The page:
Tune of the Day: National Emblem
The National Emblem march was composed in 1902 by Edwin Eugene Bagley. It is a standard of the American march repertoire, appearing in eleven published editions.
Bagley composed the score during a 1902 train tour with his family band. He became frustrated with the ending, and tossed the composition in a trash can. Members of the band fortunately retrieved it and secretly rehearsed the score in the baggage car. Bagley was surprised when the band informed him minutes before the next concert that they would perform it. It became the most famous of all of Bagley’s marches. Despite this, the composition did not make Bagley wealthy, for he sold the copyright for $25!
Bagley incorporates into the march the first twelve notes of The Star-Spangled Banner ingeniously disguised in duple rather than triple time. The rest of the notes are all Bagley’s, including the four short repeated A-flat major chords that lead to a statement by the low brass that is now reminiscent of the National Anthem.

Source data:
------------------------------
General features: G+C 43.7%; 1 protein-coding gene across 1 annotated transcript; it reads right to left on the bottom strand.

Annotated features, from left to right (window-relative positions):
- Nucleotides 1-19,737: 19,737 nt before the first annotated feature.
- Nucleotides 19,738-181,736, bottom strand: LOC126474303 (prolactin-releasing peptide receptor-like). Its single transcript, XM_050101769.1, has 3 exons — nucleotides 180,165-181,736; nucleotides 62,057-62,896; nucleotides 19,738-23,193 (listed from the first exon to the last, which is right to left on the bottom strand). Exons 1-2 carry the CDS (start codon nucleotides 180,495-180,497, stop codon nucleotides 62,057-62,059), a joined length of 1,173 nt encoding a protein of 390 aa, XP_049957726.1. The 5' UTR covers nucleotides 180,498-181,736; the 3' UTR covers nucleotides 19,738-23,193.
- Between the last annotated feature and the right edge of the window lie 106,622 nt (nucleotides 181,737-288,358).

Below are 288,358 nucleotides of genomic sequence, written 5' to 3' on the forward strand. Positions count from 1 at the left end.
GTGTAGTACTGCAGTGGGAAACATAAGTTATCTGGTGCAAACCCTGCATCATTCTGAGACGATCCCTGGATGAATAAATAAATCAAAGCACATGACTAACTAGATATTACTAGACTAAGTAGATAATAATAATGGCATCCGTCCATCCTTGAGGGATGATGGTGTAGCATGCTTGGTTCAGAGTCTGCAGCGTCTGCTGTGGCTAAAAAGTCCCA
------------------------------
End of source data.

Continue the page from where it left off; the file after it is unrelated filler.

The best-known theme of this march is popularly sung in the US with the doggerel verse “and the monkey wrapped his tail around the flagpole”. In Britain, the same theme is sometimes sung with the words, “have you ever caught your bollocks in a mangle”.
The march has been featured in movies such as Protocol and Hot Shots!.